For the first time in most of our lifetimes, the continued existence of Israel is not a given. The threat is real, well-funded and organized, as proven by the sophistication of this attack against one of the world’s most advanced intelligence organizations and fighting forces.
I was honored to be among those representing our Conservative/Masorti movement on a two-day emergency solidarity mission to Israel organized by the Conference of Presidents of Major American Jewish Organizations. The experience was heart-wrenching, inspiring and scary.
We began our trip by visiting with the outstanding students on our USCJ Nativ gap year program. While many noted they have high moments as well as times of anxiety, they were more worried about their parents than themselves. They were proud of their volunteer work, which included supporting families forced to relocate from communities near Gaza. The Fuchsberg Jerusalem Center, home to the Conservative Yeshiva, has taken in more than 100 families displaced from kibbutzim in the south.
We gathered with the families of some of the hostages. Their anguish was palpable as they described Oct. 7, sharing videos of their family members at the moment of capture. They joined us, not to gain our empathy, but to bolster our advocacy. As Jon Polin, the father of 23-year-old Hersh Goldberg-Polin, told our delegation ahead of our meeting with the prime minister: “I’m asking all of you to be players in the greatest mitzvah anyone can do…The Israeli cabinet must know that the hostages cannot be forgotten. Bibi, all of them must be thinking about and taking into consideration that we bring back all the hostages. Get that on the agenda, keep it on the agenda, and don’t let any of our Israeli leaders forget it.” Through tears, we prayed with them in solidarity that winning the war and saving the hostages are not mutually exclusive.
We met individually with those navigating the crisis for the country: Israeli President Isaac Herzog, Minister of Foreign Affairs Eli Cohen, Minister of Strategic Affairs Ron Dermer, and Prime Minister Benjamin Netanyahu. Each provided their perspective of the horrific events of Oct. 7, the threat to Israel’s existence, the recent steep rise in antisemitism worldwide, the complicity of Iran and the complications and potential for waging war on multiple fronts. They were consistent and effusive in their appreciation of our presence and President Biden’s unambiguous, unwavering support. His trip was the first to Israel by a U.S. president during a war. It sent a strong message to the world and opened the way to other countries’ support for Israel. As President Herzog said, “The American support is a ray of light to the Israeli people.”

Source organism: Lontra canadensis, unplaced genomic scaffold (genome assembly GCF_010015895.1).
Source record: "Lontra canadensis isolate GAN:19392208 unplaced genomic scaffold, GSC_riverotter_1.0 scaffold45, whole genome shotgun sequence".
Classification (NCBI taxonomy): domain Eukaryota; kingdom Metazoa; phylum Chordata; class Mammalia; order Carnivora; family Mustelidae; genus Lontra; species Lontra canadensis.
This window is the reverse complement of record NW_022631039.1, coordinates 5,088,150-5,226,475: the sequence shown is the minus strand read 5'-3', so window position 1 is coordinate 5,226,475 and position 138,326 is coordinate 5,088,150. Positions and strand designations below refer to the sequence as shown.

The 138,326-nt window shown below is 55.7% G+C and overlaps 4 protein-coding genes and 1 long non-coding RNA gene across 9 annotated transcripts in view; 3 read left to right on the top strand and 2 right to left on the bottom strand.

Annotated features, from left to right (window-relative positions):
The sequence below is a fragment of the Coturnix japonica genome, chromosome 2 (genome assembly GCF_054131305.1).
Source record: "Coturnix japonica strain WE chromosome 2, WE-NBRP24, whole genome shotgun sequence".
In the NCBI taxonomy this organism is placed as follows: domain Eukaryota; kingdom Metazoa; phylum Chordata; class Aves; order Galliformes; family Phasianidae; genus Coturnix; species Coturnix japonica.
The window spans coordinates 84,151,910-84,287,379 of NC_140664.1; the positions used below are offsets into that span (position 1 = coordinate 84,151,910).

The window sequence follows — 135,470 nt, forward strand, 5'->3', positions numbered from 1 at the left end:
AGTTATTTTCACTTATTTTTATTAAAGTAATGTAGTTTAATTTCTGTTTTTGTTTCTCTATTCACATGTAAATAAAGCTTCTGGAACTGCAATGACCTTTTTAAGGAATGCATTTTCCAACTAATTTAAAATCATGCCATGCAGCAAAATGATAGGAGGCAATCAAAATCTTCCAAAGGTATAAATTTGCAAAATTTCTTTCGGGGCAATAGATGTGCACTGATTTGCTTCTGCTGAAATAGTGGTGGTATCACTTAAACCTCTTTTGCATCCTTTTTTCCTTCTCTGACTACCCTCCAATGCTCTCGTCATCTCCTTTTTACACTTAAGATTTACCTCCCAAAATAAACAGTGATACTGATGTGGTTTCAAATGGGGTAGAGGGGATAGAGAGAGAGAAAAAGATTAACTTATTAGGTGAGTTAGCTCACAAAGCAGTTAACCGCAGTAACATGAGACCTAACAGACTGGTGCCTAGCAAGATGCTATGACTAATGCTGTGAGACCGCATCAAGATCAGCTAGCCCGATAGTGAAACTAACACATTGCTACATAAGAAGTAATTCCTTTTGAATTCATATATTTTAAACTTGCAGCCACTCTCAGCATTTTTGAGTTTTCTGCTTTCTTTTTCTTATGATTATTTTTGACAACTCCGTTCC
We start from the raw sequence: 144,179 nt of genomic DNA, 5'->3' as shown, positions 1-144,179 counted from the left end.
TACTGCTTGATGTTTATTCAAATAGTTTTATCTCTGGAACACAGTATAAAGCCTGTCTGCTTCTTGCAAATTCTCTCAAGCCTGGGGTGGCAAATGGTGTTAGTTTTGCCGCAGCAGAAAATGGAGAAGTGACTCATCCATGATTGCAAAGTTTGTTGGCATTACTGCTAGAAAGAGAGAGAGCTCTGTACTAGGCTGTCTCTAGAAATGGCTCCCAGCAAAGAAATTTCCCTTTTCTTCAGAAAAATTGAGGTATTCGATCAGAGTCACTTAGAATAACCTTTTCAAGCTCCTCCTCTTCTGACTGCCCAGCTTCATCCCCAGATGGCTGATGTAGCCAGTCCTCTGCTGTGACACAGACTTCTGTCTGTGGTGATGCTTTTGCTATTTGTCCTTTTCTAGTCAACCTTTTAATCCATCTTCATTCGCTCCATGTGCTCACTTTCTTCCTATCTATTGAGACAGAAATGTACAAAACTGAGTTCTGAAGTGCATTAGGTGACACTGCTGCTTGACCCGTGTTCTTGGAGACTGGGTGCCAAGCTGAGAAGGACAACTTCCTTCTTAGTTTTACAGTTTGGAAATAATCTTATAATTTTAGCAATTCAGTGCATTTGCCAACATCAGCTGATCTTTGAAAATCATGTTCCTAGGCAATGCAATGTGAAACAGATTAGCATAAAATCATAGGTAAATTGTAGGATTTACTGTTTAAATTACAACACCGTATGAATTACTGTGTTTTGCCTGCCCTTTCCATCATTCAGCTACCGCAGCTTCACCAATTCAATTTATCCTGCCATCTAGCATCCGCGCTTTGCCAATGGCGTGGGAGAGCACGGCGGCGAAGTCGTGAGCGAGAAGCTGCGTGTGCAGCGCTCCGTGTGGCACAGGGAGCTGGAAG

Their message to us and world leaders is that this is a battle between humanity and barbarism, civilization and destruction, good and evil, for which Israel is on the front line for the West.
At Hadassah Hospital, Israeli courage was on full display. There, we met soldiers injured in battle on Oct. 7. Omer, a 23-year-old unit leader, was shot in the shoulder and suffered internal injuries as the bullet exited his hip. But he kept fighting, shooting Hamas while lying on his back. He and his unit killed 11 terrorists that morning and are credited with saving more than 30 Israelis.
Kibbutz Ma’aleh HaChamisha, located just west of Jerusalem, is providing housing to hundreds of families forced to flee Kibbutz Netiv HaAsara, which sits along the northern border with Gaza. They were among the first to be attacked. Residents were forced to flee, many with only the clothes they were wearing. With the help of the Jewish Agency for Israel, Ma’aleh HaChamisha, like many other kibbutzim, is giving them a new home until it’s safe to return. Some 20 of the 800 or so Netiv HaAsara residents were killed that morning. We listened to the stories of the survivors and felt their pain and strength as they recounted that day.
We saw and felt the Israeli spirit and resilience. Leaders of the Israeli government and IDF, families of the hostages and those displaced from their homes are unified in their desire to fight this war until Hamas is annihilated and their society can feel genuinely secure, as long as it takes without regard to personal consequences. There will be a time when we look back and hold leaders to account. But now is not that time. Now, we must look forward in solidarity.
We need to fight from here at home. Donate where you can. Elect representatives who support Israel. Refute and correct the lies perpetuated by the terrorists. While we are empathetic to the plight of the non-violent Gazans — for they, too, are hostages — we stand with Israel.
Am Yisrael Chai. PJC
Andrew Schaer is a Pittsburgh native and president of United Synagogue of Conservative Judaism.